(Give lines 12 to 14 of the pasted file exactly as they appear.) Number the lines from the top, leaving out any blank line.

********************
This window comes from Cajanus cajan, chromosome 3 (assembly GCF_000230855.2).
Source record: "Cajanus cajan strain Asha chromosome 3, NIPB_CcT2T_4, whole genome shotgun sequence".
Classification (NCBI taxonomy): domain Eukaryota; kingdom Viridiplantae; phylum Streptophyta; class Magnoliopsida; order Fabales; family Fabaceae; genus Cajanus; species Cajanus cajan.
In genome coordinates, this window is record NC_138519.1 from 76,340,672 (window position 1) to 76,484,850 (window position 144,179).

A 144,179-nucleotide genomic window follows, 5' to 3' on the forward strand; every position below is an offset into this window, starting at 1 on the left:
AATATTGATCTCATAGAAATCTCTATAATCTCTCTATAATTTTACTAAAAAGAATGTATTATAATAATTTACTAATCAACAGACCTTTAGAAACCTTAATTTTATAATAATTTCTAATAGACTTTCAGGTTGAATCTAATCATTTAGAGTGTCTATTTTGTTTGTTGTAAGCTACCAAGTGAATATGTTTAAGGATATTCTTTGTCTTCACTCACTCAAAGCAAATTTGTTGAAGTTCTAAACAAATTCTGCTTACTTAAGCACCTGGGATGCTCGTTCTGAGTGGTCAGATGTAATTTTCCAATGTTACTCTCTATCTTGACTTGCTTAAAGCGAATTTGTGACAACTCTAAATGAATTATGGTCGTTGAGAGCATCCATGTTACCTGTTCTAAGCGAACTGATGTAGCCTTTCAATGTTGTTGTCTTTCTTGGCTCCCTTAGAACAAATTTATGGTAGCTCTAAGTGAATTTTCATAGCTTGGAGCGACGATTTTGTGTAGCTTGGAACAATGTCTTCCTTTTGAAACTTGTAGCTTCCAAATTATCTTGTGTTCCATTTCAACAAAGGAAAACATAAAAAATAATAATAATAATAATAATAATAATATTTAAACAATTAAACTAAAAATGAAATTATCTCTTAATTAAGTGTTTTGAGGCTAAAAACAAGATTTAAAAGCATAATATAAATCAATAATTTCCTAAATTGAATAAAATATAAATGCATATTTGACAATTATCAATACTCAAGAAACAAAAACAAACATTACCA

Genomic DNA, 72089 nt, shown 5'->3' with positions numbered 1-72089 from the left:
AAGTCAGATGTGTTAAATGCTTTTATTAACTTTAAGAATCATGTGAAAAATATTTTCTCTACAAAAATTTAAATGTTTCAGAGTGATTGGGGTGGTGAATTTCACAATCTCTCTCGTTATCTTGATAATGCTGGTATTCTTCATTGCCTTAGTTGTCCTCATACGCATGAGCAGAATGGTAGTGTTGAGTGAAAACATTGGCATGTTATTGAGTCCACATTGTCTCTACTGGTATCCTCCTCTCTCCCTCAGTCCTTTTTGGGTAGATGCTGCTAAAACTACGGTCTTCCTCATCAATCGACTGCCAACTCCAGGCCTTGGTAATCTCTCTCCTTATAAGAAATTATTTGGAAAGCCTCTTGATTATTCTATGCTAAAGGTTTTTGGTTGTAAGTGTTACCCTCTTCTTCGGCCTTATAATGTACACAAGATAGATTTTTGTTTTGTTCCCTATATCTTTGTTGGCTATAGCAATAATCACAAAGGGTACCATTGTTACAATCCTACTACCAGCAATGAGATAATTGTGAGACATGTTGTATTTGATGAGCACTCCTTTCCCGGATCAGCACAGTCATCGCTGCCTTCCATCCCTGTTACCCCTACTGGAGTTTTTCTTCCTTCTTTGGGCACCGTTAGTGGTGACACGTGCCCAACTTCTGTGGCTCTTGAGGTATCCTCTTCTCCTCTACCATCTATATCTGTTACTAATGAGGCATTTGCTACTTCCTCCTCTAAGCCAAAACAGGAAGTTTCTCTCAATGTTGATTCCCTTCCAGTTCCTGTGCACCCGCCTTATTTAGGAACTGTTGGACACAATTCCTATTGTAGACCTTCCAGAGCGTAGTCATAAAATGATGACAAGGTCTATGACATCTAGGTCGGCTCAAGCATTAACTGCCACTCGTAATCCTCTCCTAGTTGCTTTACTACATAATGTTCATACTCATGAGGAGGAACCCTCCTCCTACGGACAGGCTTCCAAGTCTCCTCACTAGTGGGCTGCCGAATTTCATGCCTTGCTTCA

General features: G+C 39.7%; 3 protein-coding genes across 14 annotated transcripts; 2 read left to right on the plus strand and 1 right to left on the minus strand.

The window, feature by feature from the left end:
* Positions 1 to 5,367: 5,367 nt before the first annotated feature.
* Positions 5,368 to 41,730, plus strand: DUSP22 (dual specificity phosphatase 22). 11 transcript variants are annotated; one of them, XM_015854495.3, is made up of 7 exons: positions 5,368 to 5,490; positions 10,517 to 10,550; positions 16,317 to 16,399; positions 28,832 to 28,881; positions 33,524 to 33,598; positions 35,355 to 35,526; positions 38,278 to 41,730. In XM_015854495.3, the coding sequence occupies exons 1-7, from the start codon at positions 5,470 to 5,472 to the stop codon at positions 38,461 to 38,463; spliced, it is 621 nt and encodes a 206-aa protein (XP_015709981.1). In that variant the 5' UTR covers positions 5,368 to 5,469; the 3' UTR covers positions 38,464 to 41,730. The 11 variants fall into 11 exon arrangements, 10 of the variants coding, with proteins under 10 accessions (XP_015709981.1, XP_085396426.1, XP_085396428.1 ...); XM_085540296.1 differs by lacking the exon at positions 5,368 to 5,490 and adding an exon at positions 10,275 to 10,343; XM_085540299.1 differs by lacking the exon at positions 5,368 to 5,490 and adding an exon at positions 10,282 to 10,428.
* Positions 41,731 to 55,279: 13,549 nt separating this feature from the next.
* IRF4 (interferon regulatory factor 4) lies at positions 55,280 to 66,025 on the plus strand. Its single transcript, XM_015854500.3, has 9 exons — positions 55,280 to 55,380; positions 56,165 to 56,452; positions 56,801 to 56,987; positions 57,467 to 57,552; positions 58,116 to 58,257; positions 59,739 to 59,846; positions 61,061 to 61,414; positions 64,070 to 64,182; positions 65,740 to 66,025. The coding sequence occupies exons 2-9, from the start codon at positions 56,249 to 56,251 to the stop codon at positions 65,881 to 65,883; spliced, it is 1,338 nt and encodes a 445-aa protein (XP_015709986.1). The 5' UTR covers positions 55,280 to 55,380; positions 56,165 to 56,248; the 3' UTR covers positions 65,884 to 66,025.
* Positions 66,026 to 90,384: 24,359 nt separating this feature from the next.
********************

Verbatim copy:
* Positions 5,368 to 41,730, plus strand: DUSP22 (dual specificity phosphatase 22). 11 transcript variants are annotated; one of them, XM_015854495.3, is made up of 7 exons: positions 5,368 to 5,490; positions 10,517 to 10,550; positions 16,317 to 16,399; positions 28,832 to 28,881; positions 33,524 to 33,598; positions 35,355 to 35,526; positions 38,278 to 41,730. In XM_015854495.3, the coding sequence occupies exons 1-7, from the start codon at positions 5,470 to 5,472 to the stop codon at positions 38,461 to 38,463; spliced, it is 621 nt and encodes a 206-aa protein (XP_015709981.1). In that variant the 5' UTR covers positions 5,368 to 5,469; the 3' UTR covers positions 38,464 to 41,730. The 11 variants fall into 11 exon arrangements, 10 of the variants coding, with proteins under 10 accessions (XP_015709981.1, XP_085396426.1, XP_085396428.1 ...); XM_085540296.1 differs by lacking the exon at positions 5,368 to 5,490 and adding an exon at positions 10,275 to 10,343; XM_085540299.1 differs by lacking the exon at positions 5,368 to 5,490 and adding an exon at positions 10,282 to 10,428.
* Positions 41,731 to 55,279: 13,549 nt separating this feature from the next.
* IRF4 (interferon regulatory factor 4) lies at positions 55,280 to 66,025 on the plus strand. Its single transcript, XM_015854500.3, has 9 exons — positions 55,280 to 55,380; positions 56,165 to 56,452; positions 56,801 to 56,987; positions 57,467 to 57,552; positions 58,116 to 58,257; positions 59,739 to 59,846; positions 61,061 to 61,414; positions 64,070 to 64,182; positions 65,740 to 66,025. The coding sequence occupies exons 2-9, from the start codon at positions 56,249 to 56,251 to the stop codon at positions 65,881 to 65,883; spliced, it is 1,338 nt and encodes a 445-aa protein (XP_015709986.1). The 5' UTR covers positions 55,280 to 55,380; positions 56,165 to 56,248; the 3' UTR covers positions 65,884 to 66,025.